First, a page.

There was no curtain obscuring him from view, but he sat in a chair that eclipsed his frame. Silver haired, and unshaven with black thick framed glasses, he’d look up from his cards and cribbage board and would call me over. He ran simulation cribbage games while sipping Miller beers, a television on in the background. He would pull me up to his lap, never letting go of the deck of cards, and give me a beer kiss on the forehead. The white whiskers scratching my skin. I would spy the blue canvas sneakers with white laces adorning his feet. Harry-Papa was a Wizard at cards, long before J.K. Rowling imagined Harry Potter onto the page. Papa had another parlor trick, every time we visited he would reach into his back pocket for a worn leather wallet, and he would pull out a Finner and hand it to me. There was always a mention of putting it in a bank. Although, I think this should be filed under do what I say, and not what I do. Interactions with Harry were always short, and after we were finished we were brought back to the front of the house, which was the back of the house. Believe me, if I enter your home through a back door into a kitchen, then I’m tight as rain. If I come through the front door I’m lost.
The centerpiece of the poor Irish-American experience is the kitchen. All matters of import either start or finish here. Cups of tea, gossip, slight reprimands for childhood missteps all occur somewhere between the kitchen threshold and an open refrigerator door.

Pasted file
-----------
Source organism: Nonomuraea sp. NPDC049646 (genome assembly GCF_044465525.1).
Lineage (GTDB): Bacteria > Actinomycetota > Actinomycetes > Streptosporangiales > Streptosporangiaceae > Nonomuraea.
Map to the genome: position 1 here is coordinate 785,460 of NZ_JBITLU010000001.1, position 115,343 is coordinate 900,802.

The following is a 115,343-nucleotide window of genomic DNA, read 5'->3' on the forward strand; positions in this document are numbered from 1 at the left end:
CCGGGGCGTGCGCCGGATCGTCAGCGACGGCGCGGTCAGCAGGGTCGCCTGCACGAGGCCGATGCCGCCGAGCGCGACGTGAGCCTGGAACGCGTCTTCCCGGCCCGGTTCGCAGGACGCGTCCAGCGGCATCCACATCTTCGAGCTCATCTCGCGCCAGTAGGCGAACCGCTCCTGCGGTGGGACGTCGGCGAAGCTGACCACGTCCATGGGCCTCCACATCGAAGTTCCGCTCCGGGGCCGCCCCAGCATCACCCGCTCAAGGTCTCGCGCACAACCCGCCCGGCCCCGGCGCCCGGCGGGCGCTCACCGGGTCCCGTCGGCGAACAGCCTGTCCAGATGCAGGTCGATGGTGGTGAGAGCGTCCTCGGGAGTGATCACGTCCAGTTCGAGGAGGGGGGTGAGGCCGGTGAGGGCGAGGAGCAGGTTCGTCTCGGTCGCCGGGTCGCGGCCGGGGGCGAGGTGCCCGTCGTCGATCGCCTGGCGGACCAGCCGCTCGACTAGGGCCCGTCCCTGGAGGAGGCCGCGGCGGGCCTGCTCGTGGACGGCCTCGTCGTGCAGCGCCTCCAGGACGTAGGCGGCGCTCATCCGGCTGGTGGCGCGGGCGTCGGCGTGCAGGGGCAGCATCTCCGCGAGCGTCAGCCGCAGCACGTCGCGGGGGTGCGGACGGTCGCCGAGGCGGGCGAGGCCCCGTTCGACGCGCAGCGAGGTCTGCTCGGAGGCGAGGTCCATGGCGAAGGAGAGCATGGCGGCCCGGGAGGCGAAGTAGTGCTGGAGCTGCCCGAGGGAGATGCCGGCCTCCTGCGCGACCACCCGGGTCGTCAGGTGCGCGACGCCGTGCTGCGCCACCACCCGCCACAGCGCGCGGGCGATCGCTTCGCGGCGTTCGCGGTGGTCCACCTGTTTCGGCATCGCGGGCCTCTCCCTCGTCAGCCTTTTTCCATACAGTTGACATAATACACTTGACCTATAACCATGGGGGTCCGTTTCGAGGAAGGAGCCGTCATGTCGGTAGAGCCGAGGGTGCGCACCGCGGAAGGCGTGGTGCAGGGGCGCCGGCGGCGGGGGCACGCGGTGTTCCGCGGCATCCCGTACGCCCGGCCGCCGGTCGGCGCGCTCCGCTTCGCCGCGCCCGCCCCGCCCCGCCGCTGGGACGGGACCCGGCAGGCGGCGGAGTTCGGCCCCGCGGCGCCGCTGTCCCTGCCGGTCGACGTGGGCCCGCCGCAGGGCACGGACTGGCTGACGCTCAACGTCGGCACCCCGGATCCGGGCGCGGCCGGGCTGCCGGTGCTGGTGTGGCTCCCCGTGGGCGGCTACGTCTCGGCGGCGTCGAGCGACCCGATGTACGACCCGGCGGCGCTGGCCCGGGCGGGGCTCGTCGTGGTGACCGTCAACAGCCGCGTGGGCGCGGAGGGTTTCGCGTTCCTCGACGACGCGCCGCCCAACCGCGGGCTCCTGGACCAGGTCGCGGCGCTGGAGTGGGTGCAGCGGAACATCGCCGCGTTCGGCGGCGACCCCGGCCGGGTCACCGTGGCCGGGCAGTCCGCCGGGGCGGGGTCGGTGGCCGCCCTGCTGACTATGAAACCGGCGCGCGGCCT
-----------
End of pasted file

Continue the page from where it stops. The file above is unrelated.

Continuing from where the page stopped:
Harry sat in the back/front of the house, while Alice reigned in the front/back of the house. The distance between them assisted in making the “back nine” livable. They were never so far from each other that a quick shout couldn’t gap the distance.
When I’d appear back in the kitchen there would be a linen bags full of patience and love. Nana Alice, worked her magic not only in cooking, but in weaving wool into forms that could turn cold children warm. Nana Alice’s knitting prowess was on full display, as a lot of the outerwear I wore as a child began with a stitch or two in the kitchen at 28 St. Martin Street. Hats, gloves, coats, scarves, were armor against the Boston winters of the mid 1970’s. It was a wonderful gesture, created in a humble kitchen, that warms me even now despite not wearing the clothes themselves for some 40 odd years. By some freak and lucky accident, through all the moves and missteps of our lives, some of those small bundles found their way down to the next generation of children. Through basement boxes flooded by broken pipes, multiple moves within state and out-of-state, Nana Alice’s Consignments found their way to the hallowed heads of Jayden, Atticus, Lenore, and most heartwarming of all, Paul.